Step 3: Making the Outer Wall of the Mold
The outer wall of the mold acts as a dam to contain the molten glass and prevent it running all over the kiln. I made the wall out of soft firebrick. A half inch wide template was cut from cardboard. The cardboard template was used to mark out arcs on a K-23 soft firebrick. The arcs were then cut out with a band saw. The saw blade is pretty much ruined in the process, but will last long enough to cut out enough pieces to make several dams. New blades for my band saw cost less than $10 at Harbor Freight, so it is no big deal to ruin one now and then cutting up firebricks. With care, one brick will yield enough pieces to make one 12.5 inch ID dam with a wall thickness of about 1/2 inch.
I cut a circular disk 12.5 inches in diameter out of thick Styrofoam using a hot-wire foam cutter. This disk serves as a template for assembling the arcs to make the dam, and keeps the finished product reasonable round. The pieces are assembled as tightly as possible around the Styrofoam disk. High-temperature furnace cement is used to glue the pieces together.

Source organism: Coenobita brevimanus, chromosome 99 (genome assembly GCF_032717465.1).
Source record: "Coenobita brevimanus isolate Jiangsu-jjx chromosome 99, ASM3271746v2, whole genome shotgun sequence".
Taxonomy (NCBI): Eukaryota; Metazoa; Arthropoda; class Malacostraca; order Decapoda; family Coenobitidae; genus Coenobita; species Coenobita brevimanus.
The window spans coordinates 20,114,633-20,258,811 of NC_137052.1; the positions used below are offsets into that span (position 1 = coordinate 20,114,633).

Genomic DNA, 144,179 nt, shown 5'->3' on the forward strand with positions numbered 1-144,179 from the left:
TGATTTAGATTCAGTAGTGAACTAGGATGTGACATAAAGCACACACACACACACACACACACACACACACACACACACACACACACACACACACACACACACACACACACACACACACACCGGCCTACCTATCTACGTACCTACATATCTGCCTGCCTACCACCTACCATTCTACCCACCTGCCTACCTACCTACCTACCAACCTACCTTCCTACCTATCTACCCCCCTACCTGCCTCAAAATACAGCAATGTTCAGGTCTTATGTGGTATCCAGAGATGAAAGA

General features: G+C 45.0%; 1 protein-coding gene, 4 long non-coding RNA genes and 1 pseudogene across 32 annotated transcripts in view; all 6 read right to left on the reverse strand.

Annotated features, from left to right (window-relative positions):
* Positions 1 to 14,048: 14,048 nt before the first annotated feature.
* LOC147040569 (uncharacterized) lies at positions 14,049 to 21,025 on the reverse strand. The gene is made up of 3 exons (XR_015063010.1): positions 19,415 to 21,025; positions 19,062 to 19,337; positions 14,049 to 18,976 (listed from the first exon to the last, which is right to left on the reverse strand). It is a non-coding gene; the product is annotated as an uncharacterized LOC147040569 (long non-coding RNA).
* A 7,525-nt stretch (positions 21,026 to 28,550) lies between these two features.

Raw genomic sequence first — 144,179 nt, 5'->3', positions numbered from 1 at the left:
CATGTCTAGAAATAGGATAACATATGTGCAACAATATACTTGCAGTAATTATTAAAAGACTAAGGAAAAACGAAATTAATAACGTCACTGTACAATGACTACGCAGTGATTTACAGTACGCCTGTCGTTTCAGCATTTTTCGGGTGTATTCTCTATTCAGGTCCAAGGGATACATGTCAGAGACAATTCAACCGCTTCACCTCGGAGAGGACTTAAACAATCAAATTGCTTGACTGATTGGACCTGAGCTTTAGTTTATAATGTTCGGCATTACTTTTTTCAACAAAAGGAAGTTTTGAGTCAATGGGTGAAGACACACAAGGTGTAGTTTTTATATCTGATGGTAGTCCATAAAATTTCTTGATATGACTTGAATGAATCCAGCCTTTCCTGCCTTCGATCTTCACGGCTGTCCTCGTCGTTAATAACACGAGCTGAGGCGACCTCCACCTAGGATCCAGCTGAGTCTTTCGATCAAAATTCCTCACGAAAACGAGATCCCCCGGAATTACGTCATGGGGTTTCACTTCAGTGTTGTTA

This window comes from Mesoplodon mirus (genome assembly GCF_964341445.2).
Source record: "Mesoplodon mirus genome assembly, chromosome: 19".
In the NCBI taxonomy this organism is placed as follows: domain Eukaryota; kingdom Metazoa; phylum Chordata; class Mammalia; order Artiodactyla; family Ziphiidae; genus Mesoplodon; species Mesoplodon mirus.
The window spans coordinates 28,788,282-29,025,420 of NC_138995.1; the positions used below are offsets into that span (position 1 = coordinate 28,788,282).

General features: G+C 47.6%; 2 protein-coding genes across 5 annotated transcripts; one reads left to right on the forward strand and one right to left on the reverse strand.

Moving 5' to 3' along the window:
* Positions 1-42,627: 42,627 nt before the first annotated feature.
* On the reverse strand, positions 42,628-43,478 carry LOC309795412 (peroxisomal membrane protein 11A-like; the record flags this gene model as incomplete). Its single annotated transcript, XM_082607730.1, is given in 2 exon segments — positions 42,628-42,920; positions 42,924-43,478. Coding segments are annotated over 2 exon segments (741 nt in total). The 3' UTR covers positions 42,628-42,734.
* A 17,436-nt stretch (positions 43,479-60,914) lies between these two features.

Molten glass is dense, and exerts considerable hydrostatic pressure on the inside of the dam. A failure will cause molten glass to run out all over the inside of the kiln. So after the cemented ring sets up, I usually reinforce the joints by cementing on short scrap pieces of firebrick left over from cutting out the arcs. Several wraps of thin stainless steel wire wound tightly around the mold and held in place with dollops of cement will help prevent dam from opening up and spewing out molten glass if it should crack or if one of the joints fails. These features are shown in the last photo below, taken at a later stage of mold construction.
The inside surface of the mold will get several coats of kiln wash before firing. Kiln wash prevents the molten glass from adhering to the mold.